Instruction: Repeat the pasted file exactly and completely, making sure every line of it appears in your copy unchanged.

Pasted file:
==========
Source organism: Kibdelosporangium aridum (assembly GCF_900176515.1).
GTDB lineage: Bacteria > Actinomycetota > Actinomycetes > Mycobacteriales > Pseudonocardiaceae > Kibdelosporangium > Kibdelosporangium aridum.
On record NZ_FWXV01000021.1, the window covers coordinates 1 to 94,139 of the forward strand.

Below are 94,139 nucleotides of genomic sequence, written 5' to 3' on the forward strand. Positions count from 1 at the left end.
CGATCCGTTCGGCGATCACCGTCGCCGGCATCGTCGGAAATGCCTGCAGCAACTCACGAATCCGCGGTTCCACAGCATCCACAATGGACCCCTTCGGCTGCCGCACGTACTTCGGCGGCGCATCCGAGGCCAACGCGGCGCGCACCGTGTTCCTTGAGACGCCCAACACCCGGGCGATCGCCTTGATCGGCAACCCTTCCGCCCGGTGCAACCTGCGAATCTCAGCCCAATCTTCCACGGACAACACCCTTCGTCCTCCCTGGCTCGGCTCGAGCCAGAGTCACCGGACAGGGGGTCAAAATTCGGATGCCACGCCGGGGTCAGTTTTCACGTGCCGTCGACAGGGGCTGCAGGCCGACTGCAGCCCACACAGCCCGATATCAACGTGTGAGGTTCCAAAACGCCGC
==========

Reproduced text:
Source organism: Kibdelosporangium aridum (assembly GCF_900176515.1).
GTDB lineage: Bacteria > Actinomycetota > Actinomycetes > Mycobacteriales > Pseudonocardiaceae > Kibdelosporangium > Kibdelosporangium aridum.
On record NZ_FWXV01000021.1, the window covers coordinates 1 to 94,139 of the forward strand.

Below are 94,139 nucleotides of genomic sequence, written 5' to 3' on the forward strand. Positions count from 1 at the left end.
CGATCCGTTCGGCGATCACCGTCGCCGGCATCGTCGGAAATGCCTGCAGCAACTCACGAATCCGCGGTTCCACAGCATCCACAATGGACCCCTTCGGCTGCCGCACGTACTTCGGCGGCGCATCCGAGGCCAACGCGGCGCGCACCGTGTTCCTTGAGACGCCCAACACCCGGGCGATCGCCTTGATCGGCAACCCTTCCGCCCGGTGCAACCTGCGAATCTCAGCCCAATCTTCCACGGACAACACCCTTCGTCCTCCCTGGCTCGGCTCGAGCCAGAGTCACCGGACAGGGGGTCAAAATTCGGATGCCACGCCGGGGTCAGTTTTCACGTGCCGTCGACAGGGGCTGCAGGCCGACTGCAGCCCACACAGCCCGATATCAACGTGTGAGGTTCCAAAACGCCGC